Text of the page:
Evolutionary,rather than revolutionary, best sums up Kawasaki’s newly updated 2012 Ninja 650. That’s not a bad thing. The outgoing 2011 model was already a competent mid-sized motorcycle, one with the unenviabletask of bridging the formidable chasm between Kawasaki’s sporty, yet beginner-friendly Ninja 250 and Ninja 400 models, and the supersport Ninja ZX-6R, not to mention its bigger brethren, the mad-as-hatters Ninja ZX-10R and Ninja ZX-14R.
The list of improvements that Kawasaki’s engineers wanted made to theNinja 650 included engine performance, rider comfort, handling and styling. And you’d be forgiven if a cursory glance at the resulting new motorcycle left you with the impression that not much had actually been changed. Although strikingly different in its details, the new design maintains its lineage by cleverly retaining signature items such as its side-mounted shock. Official Kawasaki styling notes point to the Ninja’s lines,which all move forward and downward to create a crouching stance. Indeed, with its taller fuel tank and shorter tail cowl, the barrel-chested, mass-forward design gives the Ninja the persona of a bulldog.
The new compressed appearance bears more than a passing resemblance to its hyper-sport relatives. The slash-cut openings in the fairing side panels are similar to those on the Ninja ZX-14R, and similarly, it uses one fin for each of the engine’s cylinders. And just like on the most powerful Ninja, a new head lamp design, front fender and more compact integrated turn signals give the Ninja 650 a more aggressive face.
I’m swayed by the impressive profile of the Ninja’s body work,carved by the gale forces of a wind tunnel; it’s visually intriguing, especially the continuous line drawn between its headstock and rear axle by the new twin-tube frame and swingarm. In the field, the bottom line was simple: The motorcycle drew more than its share of long wistful looks from car drivers, their eyes pleading that I trade places with them.
In contrast to its sporty appearance, the 650’s riding position is that of a standard motorcycle. Sitting almost fully upright, my hands fell on a comfortably high handlebar, while my buttocks were gently cradled by a nice saddle that was reshaped and better padded, and allowed for altering my position.The distance from seat to ground level hasn’t changed much; however, the chassis has been slimmed, and shorter riders can now place their feet closer to the bike’s centreline.
My only beef with the motorcycle’s riding position was with the peg’s heel plates, which flared outward to follow the contours of the swingarm. Large-footed riders who prefer to have the balls of their feet on the pegs will find the heel plates forcing them into a slightly pigeon-toed stance.
Up front, the new bodywork is said to afford better wind protection and to minimize head buffeting. The fairing’s windshield is now adjustable between three positions over a 60 mm range. The screen does require an Allen key to adjust, but given that I was satisfied by the wind deflection already offered while in its lowest setting, there shouldn’t be much need to move it very often.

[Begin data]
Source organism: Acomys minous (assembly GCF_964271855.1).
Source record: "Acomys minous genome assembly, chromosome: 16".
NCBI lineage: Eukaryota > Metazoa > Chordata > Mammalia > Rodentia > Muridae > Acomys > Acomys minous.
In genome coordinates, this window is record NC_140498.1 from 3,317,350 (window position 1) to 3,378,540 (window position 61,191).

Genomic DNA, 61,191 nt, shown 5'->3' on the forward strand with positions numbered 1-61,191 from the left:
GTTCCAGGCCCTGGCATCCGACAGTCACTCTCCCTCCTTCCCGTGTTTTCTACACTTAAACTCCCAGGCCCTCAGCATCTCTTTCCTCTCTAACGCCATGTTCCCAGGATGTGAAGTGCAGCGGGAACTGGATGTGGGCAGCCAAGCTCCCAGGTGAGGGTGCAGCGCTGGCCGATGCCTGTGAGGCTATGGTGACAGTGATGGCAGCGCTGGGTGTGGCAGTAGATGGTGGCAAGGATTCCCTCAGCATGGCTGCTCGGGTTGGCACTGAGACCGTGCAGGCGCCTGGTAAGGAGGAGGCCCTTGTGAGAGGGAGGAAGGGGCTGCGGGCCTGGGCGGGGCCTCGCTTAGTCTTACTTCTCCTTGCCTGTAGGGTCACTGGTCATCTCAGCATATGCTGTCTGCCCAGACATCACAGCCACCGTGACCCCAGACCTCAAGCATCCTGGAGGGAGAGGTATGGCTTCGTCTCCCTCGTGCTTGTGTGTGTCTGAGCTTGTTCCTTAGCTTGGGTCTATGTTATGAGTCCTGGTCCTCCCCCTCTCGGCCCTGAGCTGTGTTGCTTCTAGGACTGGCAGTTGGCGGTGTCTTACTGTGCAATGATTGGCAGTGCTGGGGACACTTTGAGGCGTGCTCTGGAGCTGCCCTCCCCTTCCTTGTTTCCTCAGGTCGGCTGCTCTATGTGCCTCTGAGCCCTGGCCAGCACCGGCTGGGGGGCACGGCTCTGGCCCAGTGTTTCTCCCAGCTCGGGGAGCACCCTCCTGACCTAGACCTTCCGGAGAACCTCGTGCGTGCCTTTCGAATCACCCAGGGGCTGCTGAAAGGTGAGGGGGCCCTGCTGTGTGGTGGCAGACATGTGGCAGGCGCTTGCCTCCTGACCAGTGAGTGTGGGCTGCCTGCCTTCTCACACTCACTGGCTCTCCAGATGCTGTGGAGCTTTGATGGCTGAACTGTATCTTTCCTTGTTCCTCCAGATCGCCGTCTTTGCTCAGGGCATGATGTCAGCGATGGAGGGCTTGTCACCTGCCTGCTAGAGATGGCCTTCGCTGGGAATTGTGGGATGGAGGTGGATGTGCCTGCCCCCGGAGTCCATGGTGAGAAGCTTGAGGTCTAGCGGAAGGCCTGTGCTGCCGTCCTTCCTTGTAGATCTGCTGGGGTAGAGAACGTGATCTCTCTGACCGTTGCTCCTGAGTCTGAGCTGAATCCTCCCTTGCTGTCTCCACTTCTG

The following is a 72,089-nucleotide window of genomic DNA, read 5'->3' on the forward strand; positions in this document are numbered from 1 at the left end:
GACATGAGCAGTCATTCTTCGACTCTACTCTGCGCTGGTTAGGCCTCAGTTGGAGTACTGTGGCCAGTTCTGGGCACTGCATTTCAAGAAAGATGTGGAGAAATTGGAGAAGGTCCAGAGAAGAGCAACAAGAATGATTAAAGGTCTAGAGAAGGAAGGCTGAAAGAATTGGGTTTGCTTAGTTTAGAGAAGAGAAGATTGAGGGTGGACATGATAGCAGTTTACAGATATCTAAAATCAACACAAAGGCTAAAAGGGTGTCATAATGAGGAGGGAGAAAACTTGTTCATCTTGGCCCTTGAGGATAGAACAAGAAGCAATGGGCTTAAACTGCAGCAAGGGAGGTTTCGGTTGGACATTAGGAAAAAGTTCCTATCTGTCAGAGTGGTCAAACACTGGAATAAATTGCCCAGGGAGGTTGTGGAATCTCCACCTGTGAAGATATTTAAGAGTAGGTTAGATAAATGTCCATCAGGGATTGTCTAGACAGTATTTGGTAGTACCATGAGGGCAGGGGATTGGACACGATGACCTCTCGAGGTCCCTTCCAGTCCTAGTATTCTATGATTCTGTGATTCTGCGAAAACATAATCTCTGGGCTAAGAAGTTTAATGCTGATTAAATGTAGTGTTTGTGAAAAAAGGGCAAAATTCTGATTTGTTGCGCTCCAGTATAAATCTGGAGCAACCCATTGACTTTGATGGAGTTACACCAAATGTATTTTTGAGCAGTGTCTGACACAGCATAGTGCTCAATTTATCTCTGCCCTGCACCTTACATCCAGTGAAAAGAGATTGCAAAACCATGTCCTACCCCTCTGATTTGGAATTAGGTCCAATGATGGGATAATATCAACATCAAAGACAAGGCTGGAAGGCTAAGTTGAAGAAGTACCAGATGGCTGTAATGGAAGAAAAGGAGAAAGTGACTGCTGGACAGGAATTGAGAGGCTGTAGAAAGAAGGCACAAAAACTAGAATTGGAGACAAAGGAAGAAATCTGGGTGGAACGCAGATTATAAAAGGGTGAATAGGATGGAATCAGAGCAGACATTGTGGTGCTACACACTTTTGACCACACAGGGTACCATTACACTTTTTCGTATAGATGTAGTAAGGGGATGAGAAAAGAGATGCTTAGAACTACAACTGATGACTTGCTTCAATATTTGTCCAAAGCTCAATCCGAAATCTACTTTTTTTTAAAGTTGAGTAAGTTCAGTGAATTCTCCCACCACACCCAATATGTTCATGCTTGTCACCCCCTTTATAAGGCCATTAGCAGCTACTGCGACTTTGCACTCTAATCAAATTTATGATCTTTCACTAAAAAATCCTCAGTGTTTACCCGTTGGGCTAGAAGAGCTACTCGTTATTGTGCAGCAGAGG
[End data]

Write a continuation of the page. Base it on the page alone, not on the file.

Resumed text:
The cockpit, although well laid out, felt somewhat spartan. The switchgear, in particular, with its small buttons, looked to be more of a budget item than most other components. Nonetheless, the flight instruments were pleasing to look at. Legible and thoroughly modern, fuel mileage data is the one added frill above the basic information provided by trip meters and a clock. The multifunction LCD is controlled by two buttons on the left side of the tachometer, which is a long reach for a rider on the move, but at least the buttons are oversized and easy to punch with an extended, gloved finger. White LEDs are used to backlight the tachometer, while the LCD’s readout is bathed in a blue light. Both look sophisticated and offered good visibility at night.
A superfluous function of the instrumentation is the Economical Riding Indicator. I first encountered its ECO icon during the launch of the current Concours 14 a few years ago, but it’s been a fixture on every new Kawasaki I’ve ridden this year. The small icon that appears in the LCD doesn’t have a practical purpose other than to virtually reward Game Boy–generation riders for fuel-efficient behaviour. And with the Ninja 650, that’s an easy achievement. Good fuel efficiency is an unexpected strength of the motorcycle, and I was surprised to still see the ECO icon displayed while riding 125 km/h into an appreciable headwind. The Ninja averaged a respectable 4.9 L/100 km during demanding testing, but a gentler throttle hand did coax a sub 4 L/100 km economy, which makes the 650 a frugal motorcycle to run.
As with my test of the Ninja ZX-14R, I was vexed by the fuel-range display. With the bar graph–style fuel gauge urgently flashing its last bar, the remaining fuel distance disappeared, and I was convinced that the motorcycle was running on fumes. Pulling into the first gas station, I was surprised when the 16-litre fuel tank only took 11 litres to fill.
Kawasaki’s decision to adopt a parallel twin for its mid-sized Ninja took into consideration that the engine produced decent power out of a compact package, a characteristic that would only help the motorcycle’s overall handling. The engine’s 180-degree crankshaft and transmission shafts are laid out in a triangular pattern to make it very short front-to-back; a semi-dry sump is used to reduce its height; and plated, linerless cylinders are implemented to minimize its width.
The cassette-type transmission houses the input and output shafts along with the change drum to further contribute to the engine’s overall density. As a bonus, the cassette also eases access for transmission maintenance. Further adding to the engine’s compactness is the routing of coolant lines within its cases.